I am a university professor, writer, and researcher whose work centers on the city of Rome during the Roman Empire and late antiquity. On this website you can follow my blog or twitter page, check out my Academia.edu or Brown University pages, or see what else I’ve been up to recently.
I have a number of projects all going at the same time, which is my preferred way of working. I’m working on two separate book projects right now. The first is on “lived religion” or “lived experience” in Christian antiquity and late antiquity. I’m fascinated by the question of how ordinary people understood themselves and what sort of meaning they might have ascribed to their lives. Did they think of themselves as “Christian,” for example? What did that look like, practically speaking? What sorts of practices did they engage? How did they present themselves, at different points in time and to different audiences? What was important to them? Since most of our sources in antiquity come from the elite or sub-elite, how can we find out what non-elites were about in meaningful and sophisticated ways (that means not just lumping everyone together as “the masses” and making assumptions about how “the masses” behaved). To try to get into these hidden worlds, I work with unusual sources, including archaeology, material culture, and inscriptions. By extension, this project brings me into theoretical worlds such as practice theory and the work of theorists such as Michel De Certeau. It also makes me think a good deal about ancient praxis, including baptism, magic, exorcism, burial, and commemoration.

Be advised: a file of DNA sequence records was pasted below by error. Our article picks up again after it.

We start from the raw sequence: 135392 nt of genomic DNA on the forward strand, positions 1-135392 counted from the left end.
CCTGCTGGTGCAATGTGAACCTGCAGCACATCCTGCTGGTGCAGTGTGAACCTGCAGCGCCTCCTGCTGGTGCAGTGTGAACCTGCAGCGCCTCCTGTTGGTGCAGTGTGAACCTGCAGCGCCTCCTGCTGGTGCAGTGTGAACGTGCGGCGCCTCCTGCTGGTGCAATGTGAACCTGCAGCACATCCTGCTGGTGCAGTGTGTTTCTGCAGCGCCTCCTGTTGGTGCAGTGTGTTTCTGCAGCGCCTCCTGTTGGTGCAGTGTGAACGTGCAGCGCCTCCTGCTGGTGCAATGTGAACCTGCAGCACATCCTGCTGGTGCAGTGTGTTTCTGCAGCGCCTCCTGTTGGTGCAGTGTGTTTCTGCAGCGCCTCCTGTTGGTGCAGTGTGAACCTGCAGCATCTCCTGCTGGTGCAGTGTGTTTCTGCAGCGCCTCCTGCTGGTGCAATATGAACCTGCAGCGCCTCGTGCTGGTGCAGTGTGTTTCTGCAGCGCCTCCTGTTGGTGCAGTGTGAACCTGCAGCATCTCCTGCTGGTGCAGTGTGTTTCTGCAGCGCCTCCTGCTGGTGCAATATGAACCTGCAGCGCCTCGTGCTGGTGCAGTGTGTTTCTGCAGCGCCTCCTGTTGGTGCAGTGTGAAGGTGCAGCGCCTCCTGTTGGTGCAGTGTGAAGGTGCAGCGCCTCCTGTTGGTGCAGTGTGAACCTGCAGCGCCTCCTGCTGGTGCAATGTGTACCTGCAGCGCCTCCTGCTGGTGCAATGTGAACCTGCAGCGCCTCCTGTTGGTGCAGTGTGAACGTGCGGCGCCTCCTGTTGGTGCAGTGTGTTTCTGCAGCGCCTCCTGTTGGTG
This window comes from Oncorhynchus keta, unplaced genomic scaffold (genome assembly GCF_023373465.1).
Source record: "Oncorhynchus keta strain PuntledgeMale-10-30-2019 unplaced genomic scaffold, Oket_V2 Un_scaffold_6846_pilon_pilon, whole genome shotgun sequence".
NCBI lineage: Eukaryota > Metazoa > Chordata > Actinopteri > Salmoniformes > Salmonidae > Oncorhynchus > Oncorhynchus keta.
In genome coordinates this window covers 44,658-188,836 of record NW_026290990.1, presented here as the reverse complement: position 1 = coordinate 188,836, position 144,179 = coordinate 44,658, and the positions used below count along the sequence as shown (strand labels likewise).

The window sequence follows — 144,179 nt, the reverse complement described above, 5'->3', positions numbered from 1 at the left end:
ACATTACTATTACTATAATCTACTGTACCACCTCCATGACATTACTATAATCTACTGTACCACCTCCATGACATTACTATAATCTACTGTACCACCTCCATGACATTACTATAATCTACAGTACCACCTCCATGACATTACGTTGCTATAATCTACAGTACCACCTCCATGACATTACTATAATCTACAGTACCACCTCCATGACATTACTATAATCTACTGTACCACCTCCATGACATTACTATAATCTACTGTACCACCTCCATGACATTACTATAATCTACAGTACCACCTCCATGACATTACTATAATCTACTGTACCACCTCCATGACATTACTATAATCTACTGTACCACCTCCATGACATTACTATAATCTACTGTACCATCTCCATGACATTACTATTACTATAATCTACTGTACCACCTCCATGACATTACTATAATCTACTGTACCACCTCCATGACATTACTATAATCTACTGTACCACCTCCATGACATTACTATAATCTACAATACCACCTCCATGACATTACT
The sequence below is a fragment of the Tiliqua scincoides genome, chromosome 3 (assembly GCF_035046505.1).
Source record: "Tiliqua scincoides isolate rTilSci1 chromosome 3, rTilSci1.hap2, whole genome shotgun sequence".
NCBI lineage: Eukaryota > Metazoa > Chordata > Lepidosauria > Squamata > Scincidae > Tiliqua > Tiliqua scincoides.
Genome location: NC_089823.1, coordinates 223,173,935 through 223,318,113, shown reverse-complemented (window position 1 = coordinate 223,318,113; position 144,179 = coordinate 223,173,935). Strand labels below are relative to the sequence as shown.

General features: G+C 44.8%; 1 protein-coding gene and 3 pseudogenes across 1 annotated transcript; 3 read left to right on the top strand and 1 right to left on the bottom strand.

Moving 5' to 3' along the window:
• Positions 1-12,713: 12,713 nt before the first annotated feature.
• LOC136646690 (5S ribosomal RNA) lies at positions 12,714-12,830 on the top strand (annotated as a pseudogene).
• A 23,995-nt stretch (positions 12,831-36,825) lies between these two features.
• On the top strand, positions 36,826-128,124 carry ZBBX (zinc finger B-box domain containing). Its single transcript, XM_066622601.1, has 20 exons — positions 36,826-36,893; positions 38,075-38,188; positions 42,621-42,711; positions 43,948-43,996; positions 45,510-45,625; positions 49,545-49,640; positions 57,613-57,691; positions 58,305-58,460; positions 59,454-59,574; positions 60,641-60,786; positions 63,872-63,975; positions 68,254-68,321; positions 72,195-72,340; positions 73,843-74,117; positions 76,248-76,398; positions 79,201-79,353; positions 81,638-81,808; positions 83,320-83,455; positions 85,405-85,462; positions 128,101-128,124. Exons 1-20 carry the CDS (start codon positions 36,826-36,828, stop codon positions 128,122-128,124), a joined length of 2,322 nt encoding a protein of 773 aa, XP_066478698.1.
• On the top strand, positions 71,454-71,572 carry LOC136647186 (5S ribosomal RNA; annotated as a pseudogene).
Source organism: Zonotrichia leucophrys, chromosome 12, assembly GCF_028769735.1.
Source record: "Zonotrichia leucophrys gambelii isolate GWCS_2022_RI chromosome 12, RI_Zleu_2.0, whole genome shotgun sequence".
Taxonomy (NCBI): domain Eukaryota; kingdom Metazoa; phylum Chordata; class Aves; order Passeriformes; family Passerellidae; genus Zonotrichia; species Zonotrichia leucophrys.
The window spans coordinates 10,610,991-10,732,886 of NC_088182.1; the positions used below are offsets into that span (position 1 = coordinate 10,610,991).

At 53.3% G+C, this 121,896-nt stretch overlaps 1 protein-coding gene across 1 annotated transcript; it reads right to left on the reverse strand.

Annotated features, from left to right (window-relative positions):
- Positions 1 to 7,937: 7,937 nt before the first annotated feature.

My second book project explores the manner in which early modern, Counter-Reformation Catholicism in Rome crucially shaped our understanding of what formative Christianity in Rome really looked like. Anyone who has been to Rome can discern the tremendous influence of the Counter-Reformation, not the least of which is the palpable, visceral presence of the Saints. Many of these saints are local or, at least, have connections to Rome’s early Christian past. They are arranged, displayed, and deployed in provocative ways that are presented as timelessly authentic. But did Christianity in, say, fourth-century Rome really look like our early modern sources say it did? If not, then what were Christians really doing in late antique Rome? How can we find out?
My book projects take me to Rome very often, which is my favorite place to be.